In efforts to minimize any potential Brexit backlash, the International Air Transport Association (IATA) has called on the UK and the EU to take immediate actions to ensure the uninterrupted continuation of air connectivity, safety and security, and efficient border management before the UK exits the EU on March 29.
“These are the most critical areas because there are no fallback agreements such as the WTO framework available in a ‘no-deal’ Brexit scenario,” said IATA director general and CEO, Alexandre de Juniac.
“Without any contingency planning being made transparent to the industry, the risks of not addressing these issues could mean chaos for travelers and interrupted supply chains. With less than six months to go, we have little more certainty than we did in June 2016,” said de Juniac.
IATA underlines that even in the best-case scenario – an agreed upon Brexit transition phase for the period after March 2019 – a high degree of uncertainty and risk to air services remains, which may lead to disruption to air services, while the lack of transparency is making matters even worse.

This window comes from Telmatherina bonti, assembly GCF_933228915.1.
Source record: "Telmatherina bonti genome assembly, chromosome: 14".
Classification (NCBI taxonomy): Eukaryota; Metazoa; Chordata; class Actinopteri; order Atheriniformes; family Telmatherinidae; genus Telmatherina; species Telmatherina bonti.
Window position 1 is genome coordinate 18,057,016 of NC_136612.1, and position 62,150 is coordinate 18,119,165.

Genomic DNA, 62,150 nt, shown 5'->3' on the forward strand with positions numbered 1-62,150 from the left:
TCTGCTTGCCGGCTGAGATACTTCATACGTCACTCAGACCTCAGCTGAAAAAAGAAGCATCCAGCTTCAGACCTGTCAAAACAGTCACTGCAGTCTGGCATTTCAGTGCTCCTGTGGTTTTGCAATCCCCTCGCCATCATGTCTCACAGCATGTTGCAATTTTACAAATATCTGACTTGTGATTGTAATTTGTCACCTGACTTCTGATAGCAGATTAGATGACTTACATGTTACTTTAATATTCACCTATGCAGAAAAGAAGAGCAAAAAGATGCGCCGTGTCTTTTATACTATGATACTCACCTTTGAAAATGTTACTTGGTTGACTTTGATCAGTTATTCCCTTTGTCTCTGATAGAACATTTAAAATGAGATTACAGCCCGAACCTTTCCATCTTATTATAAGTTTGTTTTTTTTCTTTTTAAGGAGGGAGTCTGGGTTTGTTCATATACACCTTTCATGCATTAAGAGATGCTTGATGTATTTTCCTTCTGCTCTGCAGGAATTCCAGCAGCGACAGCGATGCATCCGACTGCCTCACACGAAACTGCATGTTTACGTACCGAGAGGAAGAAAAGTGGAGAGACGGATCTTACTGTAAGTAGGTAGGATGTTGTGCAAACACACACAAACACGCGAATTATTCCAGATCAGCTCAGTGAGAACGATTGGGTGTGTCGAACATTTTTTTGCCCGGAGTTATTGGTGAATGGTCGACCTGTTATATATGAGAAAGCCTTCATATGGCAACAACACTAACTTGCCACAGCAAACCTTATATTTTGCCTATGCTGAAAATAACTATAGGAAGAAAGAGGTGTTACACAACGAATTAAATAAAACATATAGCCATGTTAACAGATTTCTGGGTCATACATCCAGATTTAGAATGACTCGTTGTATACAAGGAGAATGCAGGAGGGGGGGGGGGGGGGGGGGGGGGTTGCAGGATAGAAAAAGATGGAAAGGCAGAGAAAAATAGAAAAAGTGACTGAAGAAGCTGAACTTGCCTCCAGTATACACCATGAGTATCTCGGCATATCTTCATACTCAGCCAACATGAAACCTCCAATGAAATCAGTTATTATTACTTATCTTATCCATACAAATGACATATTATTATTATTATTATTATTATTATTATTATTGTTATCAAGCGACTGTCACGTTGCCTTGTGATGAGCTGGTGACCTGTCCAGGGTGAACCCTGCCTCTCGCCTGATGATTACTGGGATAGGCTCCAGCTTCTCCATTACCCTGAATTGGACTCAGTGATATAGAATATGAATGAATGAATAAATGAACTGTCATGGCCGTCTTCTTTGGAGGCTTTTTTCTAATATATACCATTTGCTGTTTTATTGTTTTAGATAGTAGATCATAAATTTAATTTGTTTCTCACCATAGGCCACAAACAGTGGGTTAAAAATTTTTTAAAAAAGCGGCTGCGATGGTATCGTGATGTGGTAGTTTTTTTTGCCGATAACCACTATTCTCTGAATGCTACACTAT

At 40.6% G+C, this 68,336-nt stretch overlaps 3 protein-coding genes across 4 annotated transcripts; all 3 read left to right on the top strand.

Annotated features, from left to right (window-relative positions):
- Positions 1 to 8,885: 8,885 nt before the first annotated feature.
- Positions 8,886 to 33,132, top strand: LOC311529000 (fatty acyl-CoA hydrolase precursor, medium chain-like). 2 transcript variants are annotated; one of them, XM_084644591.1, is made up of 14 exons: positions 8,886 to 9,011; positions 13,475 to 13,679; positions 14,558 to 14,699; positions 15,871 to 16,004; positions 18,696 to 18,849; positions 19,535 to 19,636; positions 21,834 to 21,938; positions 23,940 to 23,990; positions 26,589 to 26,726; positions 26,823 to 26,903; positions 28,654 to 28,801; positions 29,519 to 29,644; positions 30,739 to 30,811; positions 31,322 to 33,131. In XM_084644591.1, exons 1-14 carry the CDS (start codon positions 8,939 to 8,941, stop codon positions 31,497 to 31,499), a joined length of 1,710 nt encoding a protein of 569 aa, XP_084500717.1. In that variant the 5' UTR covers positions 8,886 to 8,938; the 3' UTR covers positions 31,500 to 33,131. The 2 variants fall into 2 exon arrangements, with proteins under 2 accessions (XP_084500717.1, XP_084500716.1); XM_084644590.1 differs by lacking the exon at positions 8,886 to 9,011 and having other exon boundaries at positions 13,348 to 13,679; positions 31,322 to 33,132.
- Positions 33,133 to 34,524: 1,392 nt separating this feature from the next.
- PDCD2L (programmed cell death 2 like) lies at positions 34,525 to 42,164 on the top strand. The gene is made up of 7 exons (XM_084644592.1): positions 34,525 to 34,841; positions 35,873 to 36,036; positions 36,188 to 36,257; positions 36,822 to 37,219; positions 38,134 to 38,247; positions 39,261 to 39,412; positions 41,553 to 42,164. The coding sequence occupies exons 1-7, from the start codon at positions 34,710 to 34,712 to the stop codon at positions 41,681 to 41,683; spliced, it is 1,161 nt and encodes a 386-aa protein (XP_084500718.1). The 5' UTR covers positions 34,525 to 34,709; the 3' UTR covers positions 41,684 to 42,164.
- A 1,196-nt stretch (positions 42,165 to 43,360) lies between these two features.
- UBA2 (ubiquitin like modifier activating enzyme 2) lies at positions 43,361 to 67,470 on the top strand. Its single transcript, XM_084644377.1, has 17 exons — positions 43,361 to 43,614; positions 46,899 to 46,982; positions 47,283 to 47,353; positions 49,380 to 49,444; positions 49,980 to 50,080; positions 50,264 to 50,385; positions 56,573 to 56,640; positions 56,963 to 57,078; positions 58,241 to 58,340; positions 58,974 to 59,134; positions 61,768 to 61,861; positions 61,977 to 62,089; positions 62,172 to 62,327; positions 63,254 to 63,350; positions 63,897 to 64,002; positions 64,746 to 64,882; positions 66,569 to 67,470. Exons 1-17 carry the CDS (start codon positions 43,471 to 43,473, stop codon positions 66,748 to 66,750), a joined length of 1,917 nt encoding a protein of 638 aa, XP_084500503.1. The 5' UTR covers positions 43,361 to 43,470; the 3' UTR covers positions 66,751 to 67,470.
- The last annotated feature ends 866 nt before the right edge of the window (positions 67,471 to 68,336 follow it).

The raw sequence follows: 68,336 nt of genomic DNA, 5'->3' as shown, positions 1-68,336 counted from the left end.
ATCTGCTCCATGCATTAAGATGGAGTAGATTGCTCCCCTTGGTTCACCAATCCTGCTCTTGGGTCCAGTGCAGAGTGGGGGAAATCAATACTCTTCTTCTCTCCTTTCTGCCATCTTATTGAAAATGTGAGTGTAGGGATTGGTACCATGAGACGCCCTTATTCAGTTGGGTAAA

At the same time, IATA is urging the UK to remain in the European Aviation Safety Agency (EASA) irrespective of the Brexit negotiation outcome and to ensure the mutual recognition of professional licences, standards for materials and parts, among others.
According to IATA, issues with the most significant impact and the least clarity, requiring immediate readdress are: air services agreements, safety framework, aviation security and border management. Following – to a lesser extent – are air traffic management, environment, labor, slots, consumer protection, and ground handling competition.
IATA represents 290 airlines, which in total account for 82 percent of all global air traffic.